4 October 2012
Mixing substantial investments in research with top academics and strategic international collaborations is a healthy recipe that has helped a Singaporean institution grow quickly, says Bertil Andersson
The rise of Asian economies has spawned dynamic universities that are now challenging the established giants of Europe and North America.
Singapore, for example, has made a major investment in its universities and is determined to create a knowledge-based economy through substantial funding for research. Fuelled by strong economic development and strategic national leadership, the management of Nanyang Technological University - a young and rapidly developing international institution - has taken full competitive advantage of this environment.
Chartered in 1991, NTU is one of the biggest engineering universities in the world, with two-thirds of the institution devoted to the discipline. But it is not just about engineering: it also features the Nanyang Business School, colleges of humanities, science, arts and social sciences, and the National Institute of Education, through which all teachers within the Singaporean school system must pass.
In addition, the Lee Kong Chian School of Medicine is scheduled to open in 2013. The school, a partnership between NTU and Imperial College London, will specialise in advanced healthcare through interdisciplinary research. It will meet Singapore's growing need for more doctors to serve an ageing population.
NTU makes a strong contribution to the economy of Singapore and the surrounding region through its output of graduates and has revamped its educational programmes with a group tutorial and fully student-centric system. This has led to a significant proportion of top students in Singapore choosing NTU.
The university only started to develop as a research-intensive body in the mid 2000s. At that time, the government greatly increased the funding available for research - especially to academia - and NTU successfully competed for substantial sums.
Changes in the tenure system provided a one-off opportunity to retroactively review faculty and paved the way for a new phase of top- talent recruitment, releasing people's potential to successfully compete for external research funding.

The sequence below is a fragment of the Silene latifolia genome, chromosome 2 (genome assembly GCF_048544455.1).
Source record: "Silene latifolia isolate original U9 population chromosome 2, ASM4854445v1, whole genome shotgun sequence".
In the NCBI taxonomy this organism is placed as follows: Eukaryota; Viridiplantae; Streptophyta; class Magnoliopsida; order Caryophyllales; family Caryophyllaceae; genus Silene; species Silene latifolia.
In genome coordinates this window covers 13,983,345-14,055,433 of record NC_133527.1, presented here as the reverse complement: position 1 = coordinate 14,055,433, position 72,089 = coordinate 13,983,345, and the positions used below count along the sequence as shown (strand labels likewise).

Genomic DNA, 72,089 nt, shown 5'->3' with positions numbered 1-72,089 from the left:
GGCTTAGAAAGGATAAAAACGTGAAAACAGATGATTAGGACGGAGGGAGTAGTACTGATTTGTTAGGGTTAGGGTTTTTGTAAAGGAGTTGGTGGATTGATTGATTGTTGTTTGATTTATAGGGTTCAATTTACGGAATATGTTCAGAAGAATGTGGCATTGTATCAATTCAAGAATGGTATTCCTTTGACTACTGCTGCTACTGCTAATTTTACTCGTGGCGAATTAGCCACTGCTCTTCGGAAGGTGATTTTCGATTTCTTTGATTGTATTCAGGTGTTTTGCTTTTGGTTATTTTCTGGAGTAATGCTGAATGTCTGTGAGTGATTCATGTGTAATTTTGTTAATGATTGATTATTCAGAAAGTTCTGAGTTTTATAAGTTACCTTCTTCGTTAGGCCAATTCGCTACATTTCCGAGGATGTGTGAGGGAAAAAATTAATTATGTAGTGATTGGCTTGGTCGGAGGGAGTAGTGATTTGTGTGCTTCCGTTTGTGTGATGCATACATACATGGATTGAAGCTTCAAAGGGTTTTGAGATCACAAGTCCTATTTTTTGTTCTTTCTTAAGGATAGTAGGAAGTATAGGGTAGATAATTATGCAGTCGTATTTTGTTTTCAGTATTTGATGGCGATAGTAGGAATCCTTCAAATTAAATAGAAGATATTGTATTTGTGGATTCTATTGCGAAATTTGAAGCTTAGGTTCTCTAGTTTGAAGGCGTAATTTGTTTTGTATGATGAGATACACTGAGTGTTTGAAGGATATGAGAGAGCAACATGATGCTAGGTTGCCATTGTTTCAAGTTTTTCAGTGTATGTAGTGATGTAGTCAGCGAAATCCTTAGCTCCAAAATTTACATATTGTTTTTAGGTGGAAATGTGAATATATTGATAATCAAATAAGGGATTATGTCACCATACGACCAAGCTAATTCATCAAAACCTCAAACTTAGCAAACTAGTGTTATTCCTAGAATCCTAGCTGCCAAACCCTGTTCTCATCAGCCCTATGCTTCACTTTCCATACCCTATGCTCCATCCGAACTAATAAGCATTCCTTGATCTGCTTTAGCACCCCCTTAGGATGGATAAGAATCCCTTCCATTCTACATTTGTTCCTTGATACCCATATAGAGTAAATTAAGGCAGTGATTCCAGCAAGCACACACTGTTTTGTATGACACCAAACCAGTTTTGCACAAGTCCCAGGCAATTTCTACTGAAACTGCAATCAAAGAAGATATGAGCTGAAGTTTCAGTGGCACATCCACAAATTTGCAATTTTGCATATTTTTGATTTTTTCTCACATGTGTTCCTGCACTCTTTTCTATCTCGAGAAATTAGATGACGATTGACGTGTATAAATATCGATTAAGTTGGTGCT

NTU's recruitment strategy has focused on several elements. First, by building its reputation as a competitive and high-level research university, it has attracted top senior researchers. It has also built for the future by recruiting some of the brightest and best young researchers in the world through the Singapore National Research Foundation Fellowship and its own elite early-career initiative - the Nanyang Assistant Professorship scheme.
It has taken a strategic approach to research, concentrating on interdisciplinary priority areas including sustainability, healthcare, new media and Asian studies.
More than 65 per cent of the faculty originate from outside Singapore, with more than 70 nationalities represented on staff. NTU's academic partnerships, based on joint PhD programmes, reinforce collaborations with more senior faculty. The university also works with public research institutions in Europe and locally.
NTU considers that it has a national responsibility to ensure that products from its research enter the local economy. While there is a global trend for universities to support innovation through patents, spin- offs and other forms of industrial incubation, NTU believes that it should also work with multinational high-tech companies on joint projects to assist the PhD programme and, in several cases, to use laboratory space on campus.
NTU is proud of its achievements as one of the youngest globally recognised research-intensive universities in the world. Its ambition is to continue to work with a global outlook at the highest level of academic practice and at the forefront of knowledge, collaborating with universities and industry nationally and internationally.
Bertil Andersson is president of Nanyang Technological University